# Deriving relativistic Doppler shift in terms of wavelength? [closed]

Consider a star moving with velocity $$v$$ at an angle $$\theta$$ with respect to its line of sight to Earth. Show that the relativistic Doppler shift is

$$\lambda_{obs} = \frac{1 - \frac{v}{c} cos(\theta)}{\sqrt{1 - \frac{v^2}{c^2}}} \lambda_{em}$$

in which $$c$$ is the speed of light, $$\lambda_{obs}$$ is the observed wavelength, and $$\lambda_{em}$$ is the emitted wavelength.

Can someone show me to derive this equation? So far, I have been using a reference frame $$S'$$ for a certain angle $$\theta'$$ in which the $$y' = ct'\sin(\theta')$$ and $$x' = ct'\cos(\theta')$$. I used the Lorentz transformation to find that

$$x = \frac{x' + vt'}{\sqrt{1 - \frac{v^2}{c^2}}} = \frac{ct'\cos(\theta')}{\sqrt{1 - \frac{v^2}{c^2}}} = \frac{ct'(\cos(\theta') + \frac{v}{c})}{\sqrt{1 - \frac{v^2}{c^2}}}$$

I am not sure what do from here. Also, what happens for velocities that are much smaller than c? How can I use this equation to write how at $$v\ll c$$ the equation reduces to the usual expression for a Doppler shift such that

$$\lambda_{obs} = (1 + \frac{v_r}{c})\lambda_{em}$$

in which $$v_r$$ is the radial velocity?

• The wording of the first two sentences make this sound like homework. I've added the homework-and-exercises tag. – user4552 Sep 10 '17 at 19:35 Hint :

Suppose two light pulses $p'_1$ and $p'_2$ are emitted successively from the Star towards the Earth at time moments $t'_1$ and $t'_2$, apart by an infinitesimal time interval $\mathrm{d}t'=t'_2\!-\!t'_1$. Time $t'$ is the time in the rest frame $\mathrm{S'}$ of the Star.

These two events happen in the rest frame $\mathrm{S}$ of the Earth at time moments $t_1$ and $t_2$, apart by the dilated infinitesimal time interval $\mathrm{d}t=t_2\!-\!t_1=\gamma\left(v\right)\mathrm{d}t'$. Time $t$ is the time in the rest frame $\mathrm{S}$ of the Earth.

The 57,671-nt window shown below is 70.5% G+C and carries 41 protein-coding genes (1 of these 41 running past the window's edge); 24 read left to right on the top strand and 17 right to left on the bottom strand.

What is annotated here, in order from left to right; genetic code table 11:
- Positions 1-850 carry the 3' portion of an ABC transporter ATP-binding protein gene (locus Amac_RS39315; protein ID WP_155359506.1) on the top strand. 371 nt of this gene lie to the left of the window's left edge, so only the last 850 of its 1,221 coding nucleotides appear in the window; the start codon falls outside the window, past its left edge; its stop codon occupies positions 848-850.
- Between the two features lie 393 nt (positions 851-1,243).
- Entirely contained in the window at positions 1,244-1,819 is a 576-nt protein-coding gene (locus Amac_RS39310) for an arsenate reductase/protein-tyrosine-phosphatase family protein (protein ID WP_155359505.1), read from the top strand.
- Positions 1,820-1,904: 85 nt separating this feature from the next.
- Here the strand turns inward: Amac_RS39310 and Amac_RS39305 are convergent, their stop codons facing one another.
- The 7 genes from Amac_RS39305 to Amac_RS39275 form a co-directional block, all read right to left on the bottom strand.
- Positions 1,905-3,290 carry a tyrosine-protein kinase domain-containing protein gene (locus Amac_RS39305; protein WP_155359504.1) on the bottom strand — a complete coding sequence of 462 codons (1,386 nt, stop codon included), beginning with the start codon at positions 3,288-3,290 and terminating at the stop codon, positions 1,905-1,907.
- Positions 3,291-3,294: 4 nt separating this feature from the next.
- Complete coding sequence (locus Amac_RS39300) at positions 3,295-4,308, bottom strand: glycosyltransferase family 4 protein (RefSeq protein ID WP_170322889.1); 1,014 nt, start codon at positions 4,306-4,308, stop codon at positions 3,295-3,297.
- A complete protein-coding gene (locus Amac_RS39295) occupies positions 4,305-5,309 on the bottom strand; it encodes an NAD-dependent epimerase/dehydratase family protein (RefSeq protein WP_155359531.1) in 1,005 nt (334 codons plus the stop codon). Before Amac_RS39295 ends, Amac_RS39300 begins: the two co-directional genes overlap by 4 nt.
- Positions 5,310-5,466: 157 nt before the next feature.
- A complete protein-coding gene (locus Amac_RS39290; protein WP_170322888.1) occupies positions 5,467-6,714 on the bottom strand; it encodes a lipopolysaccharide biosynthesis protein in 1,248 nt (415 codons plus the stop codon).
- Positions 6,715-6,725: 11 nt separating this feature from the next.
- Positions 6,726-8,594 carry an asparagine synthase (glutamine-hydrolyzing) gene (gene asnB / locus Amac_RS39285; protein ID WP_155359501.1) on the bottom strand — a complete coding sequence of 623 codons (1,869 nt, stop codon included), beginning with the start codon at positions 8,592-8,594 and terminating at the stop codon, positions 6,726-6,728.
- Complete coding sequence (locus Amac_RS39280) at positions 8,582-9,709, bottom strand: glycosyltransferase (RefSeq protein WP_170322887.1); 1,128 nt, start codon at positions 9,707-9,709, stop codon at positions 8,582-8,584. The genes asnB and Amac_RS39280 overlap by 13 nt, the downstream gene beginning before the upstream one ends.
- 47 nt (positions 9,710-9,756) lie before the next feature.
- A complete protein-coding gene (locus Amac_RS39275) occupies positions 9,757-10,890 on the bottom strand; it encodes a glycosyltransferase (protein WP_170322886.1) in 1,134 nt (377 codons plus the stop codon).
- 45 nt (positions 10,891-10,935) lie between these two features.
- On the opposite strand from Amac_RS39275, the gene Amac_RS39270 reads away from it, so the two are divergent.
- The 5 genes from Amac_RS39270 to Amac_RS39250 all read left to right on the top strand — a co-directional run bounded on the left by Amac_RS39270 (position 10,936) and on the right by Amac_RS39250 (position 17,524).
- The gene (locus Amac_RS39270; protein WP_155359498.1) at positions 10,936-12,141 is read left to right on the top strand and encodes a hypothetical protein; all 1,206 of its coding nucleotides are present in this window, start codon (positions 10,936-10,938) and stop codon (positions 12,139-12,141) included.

Now, let the two light pulses arrive to Earth at Earth time moments $\hat{t}_{\!1}$ and $\hat{t}_{\!2}$, apart by an infinitesimal time interval $\mathrm{d}\hat{t}=\hat{t}_{\!2}\!-\!\hat{t}_{\!1}$. If the Star would be at rest relatively to Earth or its motion would be transverse (no radial motion : $v_\mathrm{r}=0$) then $\mathrm{d}\hat{t}=\mathrm{d}t$. But because of the radial motion of the Star relatively to Earth the 2nd pulse, which emitted later, has to run a larger distance than the 1rst pulse if the Star is moving away or has to run a smaller distance than the 1rst pulse if the Star is approaching. In the first case $\mathrm{d}\hat{t}>\mathrm{d}t$. In the second case, that shown in the Figure, $\mathrm{d}\hat{t}<\mathrm{d}t$.

So, if you could estimate the time interval $\mathrm{d}\hat{t}$ then you would solve the problem since the time intervals are inversely proportional to frequencies that is proportional to wavelengths : \begin{equation} \dfrac{\mathrm{d}\hat{t}}{\mathrm{d}t'}=\dfrac{\nu'}{\nu}=\dfrac{\lambda}{\lambda'}=\dfrac{\lambda \text{(observed)}}{\lambda'\text{(emitted)}} \end{equation} $===================================================$

Solution 1 (related to the Hint)